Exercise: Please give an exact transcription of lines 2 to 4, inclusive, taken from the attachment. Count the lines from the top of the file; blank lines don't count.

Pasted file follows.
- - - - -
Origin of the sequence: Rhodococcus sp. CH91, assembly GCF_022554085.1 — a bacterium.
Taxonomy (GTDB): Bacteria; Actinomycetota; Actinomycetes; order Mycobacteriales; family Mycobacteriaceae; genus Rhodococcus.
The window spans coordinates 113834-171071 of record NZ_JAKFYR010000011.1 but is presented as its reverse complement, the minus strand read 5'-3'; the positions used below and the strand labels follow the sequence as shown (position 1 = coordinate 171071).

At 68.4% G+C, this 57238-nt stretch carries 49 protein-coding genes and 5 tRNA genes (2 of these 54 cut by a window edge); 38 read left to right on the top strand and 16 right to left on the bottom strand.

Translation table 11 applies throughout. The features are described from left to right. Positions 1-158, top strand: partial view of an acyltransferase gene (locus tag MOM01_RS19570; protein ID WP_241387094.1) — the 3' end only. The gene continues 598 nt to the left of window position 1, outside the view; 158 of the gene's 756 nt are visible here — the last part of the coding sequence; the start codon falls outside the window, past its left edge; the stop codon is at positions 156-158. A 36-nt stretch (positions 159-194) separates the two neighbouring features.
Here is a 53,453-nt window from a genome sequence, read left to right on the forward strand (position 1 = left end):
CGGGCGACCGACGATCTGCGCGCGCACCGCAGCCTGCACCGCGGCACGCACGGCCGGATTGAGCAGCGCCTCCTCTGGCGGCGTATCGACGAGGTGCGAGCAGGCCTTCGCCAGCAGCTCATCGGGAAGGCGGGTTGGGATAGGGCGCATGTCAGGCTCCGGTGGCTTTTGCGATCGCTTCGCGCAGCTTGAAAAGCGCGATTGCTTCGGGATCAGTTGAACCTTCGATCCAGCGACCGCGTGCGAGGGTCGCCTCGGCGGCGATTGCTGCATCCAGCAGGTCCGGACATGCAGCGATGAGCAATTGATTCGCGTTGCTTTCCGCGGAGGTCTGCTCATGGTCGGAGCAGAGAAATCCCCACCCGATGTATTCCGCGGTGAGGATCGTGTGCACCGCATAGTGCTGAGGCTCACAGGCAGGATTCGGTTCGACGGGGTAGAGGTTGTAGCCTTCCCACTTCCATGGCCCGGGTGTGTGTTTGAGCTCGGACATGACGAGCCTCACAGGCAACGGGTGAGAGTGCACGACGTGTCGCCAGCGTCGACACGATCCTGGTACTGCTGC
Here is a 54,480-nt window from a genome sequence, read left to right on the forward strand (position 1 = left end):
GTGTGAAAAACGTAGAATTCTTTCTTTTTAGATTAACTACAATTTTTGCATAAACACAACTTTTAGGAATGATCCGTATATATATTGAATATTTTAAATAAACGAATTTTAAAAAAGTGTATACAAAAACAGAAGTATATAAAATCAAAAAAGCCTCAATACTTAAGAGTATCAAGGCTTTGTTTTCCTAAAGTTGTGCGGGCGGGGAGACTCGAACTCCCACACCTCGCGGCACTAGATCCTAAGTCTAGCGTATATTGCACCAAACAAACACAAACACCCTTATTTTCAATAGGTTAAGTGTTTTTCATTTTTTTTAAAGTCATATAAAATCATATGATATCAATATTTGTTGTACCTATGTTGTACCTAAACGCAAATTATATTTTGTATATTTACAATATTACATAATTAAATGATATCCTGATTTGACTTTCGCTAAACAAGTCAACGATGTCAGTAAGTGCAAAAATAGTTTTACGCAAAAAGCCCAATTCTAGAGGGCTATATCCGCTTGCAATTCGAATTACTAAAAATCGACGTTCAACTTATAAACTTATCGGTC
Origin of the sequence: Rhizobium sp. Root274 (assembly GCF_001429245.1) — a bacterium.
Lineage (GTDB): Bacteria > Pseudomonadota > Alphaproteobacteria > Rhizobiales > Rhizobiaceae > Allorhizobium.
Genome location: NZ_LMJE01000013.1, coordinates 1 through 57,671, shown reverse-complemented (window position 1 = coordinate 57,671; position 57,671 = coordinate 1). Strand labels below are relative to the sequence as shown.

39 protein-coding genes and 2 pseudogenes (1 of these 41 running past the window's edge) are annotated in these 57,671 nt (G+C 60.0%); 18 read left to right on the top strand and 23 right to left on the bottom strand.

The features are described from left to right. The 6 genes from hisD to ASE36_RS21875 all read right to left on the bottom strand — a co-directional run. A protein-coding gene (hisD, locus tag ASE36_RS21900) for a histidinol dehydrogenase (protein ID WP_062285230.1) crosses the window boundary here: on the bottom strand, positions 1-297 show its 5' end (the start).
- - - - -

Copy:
Taxonomy (GTDB): Bacteria; Actinomycetota; Actinomycetes; order Mycobacteriales; family Mycobacteriaceae; genus Rhodococcus.
The window spans coordinates 113834-171071 of record NZ_JAKFYR010000011.1 but is presented as its reverse complement, the minus strand read 5'-3'; the positions used below and the strand labels follow the sequence as shown (position 1 = coordinate 171071).

At 68.4% G+C, this 57238-nt stretch carries 49 protein-coding genes and 5 tRNA genes (2 of these 54 cut by a window edge); 38 read left to right on the top strand and 16 right to left on the bottom strand.